“Why not?” asked my four-year-old daughter, when I bellowed these words at her one afternoon. She was in her underwear and a T shirt, barefooted, splashing happily in a gargantuan sprinkler puddle at our playground. It’s never been clear to me whether these puddles are intentional, a purposeful part of the “natural landscape” aesthetic, or accidental, the result of unspeakably gross things clogging the drain. Either way, it’s not the sort of puddle you want your child to submerge herself in. So, my skin was crawling when she plopped down right in the middle of it, as if she was in an infinity pool in the Bahamas. But when she lowered her mouth to the surface of the puddle and readied to take a big slurp, I jumped to action.

“No! Stop! DO NOT DRINK THAT WATER!”

And she asked, “Why not?”

“It’s dirty,” I told her. Stupidly. Like a rookie.

“No it’s not,” she retorted, lowering her head again. I guess her thinking was that because she could still see through the water, it was clean enough to consume.

“It’s full of COXSACKIE!” I told her urgently. “You don’t want to get coxsackie, do you? Again?”

When the going gets tough, the tough invoke coxsackie.

I’ve been parenting for over 12 years, and in that time, we’ve had our fsir share of inconvenient illnesses. We had emergency appendicitis on the eve of an international trip. We’ve had Scarlet fever on a trans-continental flight. We’ve had the All-Family Stomach Bug on Valentine’s Day. But the time my youngest daughter developed coxsackie on our 12-hour drive to North Carolina, well, that will live in infamy. It wasn’t something any of us would like to repeat.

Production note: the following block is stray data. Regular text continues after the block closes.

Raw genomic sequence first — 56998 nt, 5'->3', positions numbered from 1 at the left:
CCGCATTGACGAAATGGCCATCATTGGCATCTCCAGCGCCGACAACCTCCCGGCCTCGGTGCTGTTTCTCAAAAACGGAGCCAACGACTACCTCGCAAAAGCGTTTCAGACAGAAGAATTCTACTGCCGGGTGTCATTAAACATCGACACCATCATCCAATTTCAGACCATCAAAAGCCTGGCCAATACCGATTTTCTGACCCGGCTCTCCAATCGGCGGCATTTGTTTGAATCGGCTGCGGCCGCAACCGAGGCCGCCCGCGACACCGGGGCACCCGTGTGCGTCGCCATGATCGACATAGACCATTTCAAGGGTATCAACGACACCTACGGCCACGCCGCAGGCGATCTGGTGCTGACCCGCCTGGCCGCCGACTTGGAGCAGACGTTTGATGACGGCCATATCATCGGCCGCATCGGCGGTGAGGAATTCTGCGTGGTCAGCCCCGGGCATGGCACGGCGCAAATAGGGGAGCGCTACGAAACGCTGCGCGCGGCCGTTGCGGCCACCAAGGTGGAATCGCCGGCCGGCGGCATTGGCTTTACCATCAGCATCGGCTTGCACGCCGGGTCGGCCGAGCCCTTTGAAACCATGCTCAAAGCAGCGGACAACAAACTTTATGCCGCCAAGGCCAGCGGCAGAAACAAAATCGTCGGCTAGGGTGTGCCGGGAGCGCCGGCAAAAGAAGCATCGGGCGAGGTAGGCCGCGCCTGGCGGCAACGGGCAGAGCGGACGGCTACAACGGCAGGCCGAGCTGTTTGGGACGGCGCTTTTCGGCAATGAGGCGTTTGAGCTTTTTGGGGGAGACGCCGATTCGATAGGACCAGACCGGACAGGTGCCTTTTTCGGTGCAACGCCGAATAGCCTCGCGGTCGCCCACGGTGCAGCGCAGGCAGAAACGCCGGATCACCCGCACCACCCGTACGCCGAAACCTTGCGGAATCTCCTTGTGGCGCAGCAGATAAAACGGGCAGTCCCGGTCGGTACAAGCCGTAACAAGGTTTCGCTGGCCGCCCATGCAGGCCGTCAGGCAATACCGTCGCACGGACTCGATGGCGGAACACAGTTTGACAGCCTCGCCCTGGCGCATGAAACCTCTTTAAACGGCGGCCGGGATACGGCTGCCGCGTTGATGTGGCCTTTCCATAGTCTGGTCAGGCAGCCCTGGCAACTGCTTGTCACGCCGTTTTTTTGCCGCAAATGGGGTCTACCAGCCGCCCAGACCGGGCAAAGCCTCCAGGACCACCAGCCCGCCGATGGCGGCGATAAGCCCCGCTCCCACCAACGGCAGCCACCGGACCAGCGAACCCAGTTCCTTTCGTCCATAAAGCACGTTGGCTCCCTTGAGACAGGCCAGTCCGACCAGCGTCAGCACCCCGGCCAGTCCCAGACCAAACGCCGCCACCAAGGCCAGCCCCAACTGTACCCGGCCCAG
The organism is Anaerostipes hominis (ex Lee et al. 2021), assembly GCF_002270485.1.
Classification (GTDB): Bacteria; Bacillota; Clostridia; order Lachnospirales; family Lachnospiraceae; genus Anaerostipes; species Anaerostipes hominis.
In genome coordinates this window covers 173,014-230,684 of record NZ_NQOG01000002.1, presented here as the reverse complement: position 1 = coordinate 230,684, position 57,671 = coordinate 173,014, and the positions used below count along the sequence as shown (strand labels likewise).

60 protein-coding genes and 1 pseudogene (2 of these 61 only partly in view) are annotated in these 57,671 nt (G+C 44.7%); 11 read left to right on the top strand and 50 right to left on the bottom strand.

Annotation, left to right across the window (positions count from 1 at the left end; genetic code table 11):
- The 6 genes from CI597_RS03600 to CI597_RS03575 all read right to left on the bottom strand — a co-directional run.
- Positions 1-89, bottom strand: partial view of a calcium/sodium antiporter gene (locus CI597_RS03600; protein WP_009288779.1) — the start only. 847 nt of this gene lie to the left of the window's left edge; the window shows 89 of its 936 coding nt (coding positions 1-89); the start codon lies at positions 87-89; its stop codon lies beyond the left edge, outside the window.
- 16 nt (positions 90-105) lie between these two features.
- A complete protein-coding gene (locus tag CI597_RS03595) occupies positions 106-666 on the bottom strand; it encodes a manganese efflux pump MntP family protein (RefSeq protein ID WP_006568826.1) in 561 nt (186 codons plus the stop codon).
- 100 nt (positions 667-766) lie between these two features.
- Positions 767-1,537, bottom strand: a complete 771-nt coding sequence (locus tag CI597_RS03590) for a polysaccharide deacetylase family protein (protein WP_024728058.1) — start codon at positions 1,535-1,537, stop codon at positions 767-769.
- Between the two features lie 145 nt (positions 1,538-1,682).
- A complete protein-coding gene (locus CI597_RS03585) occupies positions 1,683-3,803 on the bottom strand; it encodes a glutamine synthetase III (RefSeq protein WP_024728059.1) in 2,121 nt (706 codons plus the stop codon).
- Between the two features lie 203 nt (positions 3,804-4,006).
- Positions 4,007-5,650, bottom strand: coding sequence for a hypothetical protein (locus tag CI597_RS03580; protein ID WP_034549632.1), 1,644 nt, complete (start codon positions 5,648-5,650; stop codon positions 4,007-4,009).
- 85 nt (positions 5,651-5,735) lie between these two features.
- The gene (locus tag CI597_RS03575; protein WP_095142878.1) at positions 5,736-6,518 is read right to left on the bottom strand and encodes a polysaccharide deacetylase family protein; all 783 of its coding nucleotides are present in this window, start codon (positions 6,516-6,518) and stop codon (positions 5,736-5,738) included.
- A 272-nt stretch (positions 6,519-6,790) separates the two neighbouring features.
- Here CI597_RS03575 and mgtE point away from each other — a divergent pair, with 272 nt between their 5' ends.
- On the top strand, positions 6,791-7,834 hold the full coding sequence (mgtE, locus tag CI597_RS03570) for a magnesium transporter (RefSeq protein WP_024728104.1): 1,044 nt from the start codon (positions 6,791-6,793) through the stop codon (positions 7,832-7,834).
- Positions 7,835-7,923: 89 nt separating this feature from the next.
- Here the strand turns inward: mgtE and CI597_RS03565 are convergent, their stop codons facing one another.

I have no evidence that my daughter contracted coxsackie from the sprinkler. I’m not an infectious disease expert. I can barely even spell coxsackie. But I know the bodily excretions through which the virus is transmitted and considering how many kids I’ve seen relieve themselves directly into the sprinklers, it seems likely there’s other evacuations happening in that vicinity too.

The sprinklers are like kiddie Las Vegas. What happens in the sprinklers stays in the sprinklers. Unless it’s coxsackie. That, you take with you.

So, there will be no drinking of sprinkler water. And besides that, well, really anything goes.

After all, it’s triple digits and this is what we city folk have for splish-n-splash fun. This is our seashore. This is our water park. It gets the job done, cooling kids off, and it keeps them busy too. Whether they’re in swimsuits and water shoes or just barefooted and dripping like sewer rats. Either way.

 

Nicole C. Kear is the author of Have No Fear! and Sticks and Stones, the first two books in The Fix-It Friends, a chapter book series for children. You can find our more at nicolekear.com.

Lovely illustration by Heather Heckel

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About Author

Nicole Caccavo Kear’s memoir, Now I See You, debuted June ‘14 by St. Martin’s Press, and she contributes regularly to Parents and American Baby, as well as Salon and Babble in between her dispatches at the Reader. You can keep up with her misadventures in Mommydom on her blog, A Mom Amok (amomamok.com). A native of Brooklyn, she lives in the Slope with her three firecracker kids, one very patient husband, and an apparently immortal hermit crab.